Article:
Sadiq Khan’s commitment to press on with building the controversial Silvertown Tunnel road link, which he announced amid a raft of measures today, has angered green campaigners.
But they have warmly welcomed the mayor’s decision to “accelerate” proposals for a new bridge, designed for bikes and walkers, connecting Rotherhithe with Canary Wharf.
As part of his package of announcements on new river crossings in East London, the Mayor of London also said the Docklands Light Railway (DLR) would be extended to the suburb of Thamesmead.
Assessments will also be made about the viability of a new passenger ferry to link North Greenwich with the Isle of Dogs, he added.
And he vowed to look into the potential for a new London Overground rail bridge to connect the ambitious Barking Riverside development with Abbey Wood south of the river.
The plans received a mixed reception overall, with passenger watchdog London TravelWatch calling the proposed DLR extension and cyclist-pedestrian bridge “very positive”.
Politicians in economically booming areas of East London have long demanded more crossing points, particularly for cyclists, who currently have to ride across Tower Bridge or push their bikes through the foot tunnels at Greenwich or Woolwich if they want to cross the Thames anywhere east of the City.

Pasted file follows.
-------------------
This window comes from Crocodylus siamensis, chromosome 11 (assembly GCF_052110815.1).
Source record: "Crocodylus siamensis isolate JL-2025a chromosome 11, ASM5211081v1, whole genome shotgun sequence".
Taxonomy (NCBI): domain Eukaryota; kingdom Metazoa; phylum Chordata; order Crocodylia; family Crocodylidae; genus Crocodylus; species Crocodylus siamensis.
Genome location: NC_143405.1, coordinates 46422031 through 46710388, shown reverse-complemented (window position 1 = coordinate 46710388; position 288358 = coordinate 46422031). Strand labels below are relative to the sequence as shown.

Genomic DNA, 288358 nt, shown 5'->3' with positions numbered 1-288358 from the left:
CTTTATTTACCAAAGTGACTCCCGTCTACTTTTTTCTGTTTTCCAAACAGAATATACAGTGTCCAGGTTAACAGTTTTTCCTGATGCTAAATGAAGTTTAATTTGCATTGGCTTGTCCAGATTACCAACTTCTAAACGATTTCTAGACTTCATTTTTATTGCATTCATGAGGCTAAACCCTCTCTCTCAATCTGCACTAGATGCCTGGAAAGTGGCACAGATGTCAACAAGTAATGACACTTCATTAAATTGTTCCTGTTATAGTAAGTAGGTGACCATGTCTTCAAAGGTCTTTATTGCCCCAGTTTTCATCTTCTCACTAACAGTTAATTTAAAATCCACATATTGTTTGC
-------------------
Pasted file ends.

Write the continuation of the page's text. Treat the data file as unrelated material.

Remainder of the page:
Caroline Pidgeon, Liberal Democrat London Assembly transport spokesperson, called the Rotherhithe to Canary Wharf pedestrian-cycle bridge “London’s most needed river crossing”.
She added: “It will enable thousands of people to cross the Thames by bike or foot in a part of London where it practically impossible to do so at present.
“I cannot think of any other proposed river crossing that will deliver such huge benefits for so little public money. The bridge will also play a critical role in reducing pressure on the overcrowded Jubilee Line, especially between Surrey Docks and Canary Wharf.”
However, she said she was “disappointed that the Mayor is still obsessed with a new Silvertown Tunnel”.
Tower Hamlets Mayor John Biggs, one of just four directly elected council mayors in the capital, last week said Silvertown Tunnel was part of a joined up approach to transportation which he supported.
He insisted the tunnel scheme was vital in relieving pressure on the Blackwall Tunnel and insisted it would not necessarily worsen air pollution.
Critics counter that the tunnel is likely to exacerbate traffic congestion elsewhere on London’s road network, such as heading southbound through Sun-in-the-Sands on the A2, and north of the river along the Lower Lea Crossing and Aspen Way.
Biggs told London Citizen’s sister publication the East End Citizen: “The lazy thing for me to do, if I was down the Dog and Duck talking about this, would be to say: ‘Building roads – more traffic. I’d never support it.’ But I think in the case of East London it’s a bit more complicated than that.
“Silvertown will have two lanes each way, only one of which will be for private vehicles. The other will be for HGVs that need to cross the river – they’ll have to pay – and buses.
“So we’ll finally be able to get double decker buses under the Thames, which would be pretty good because we can’t get them through Blackwall.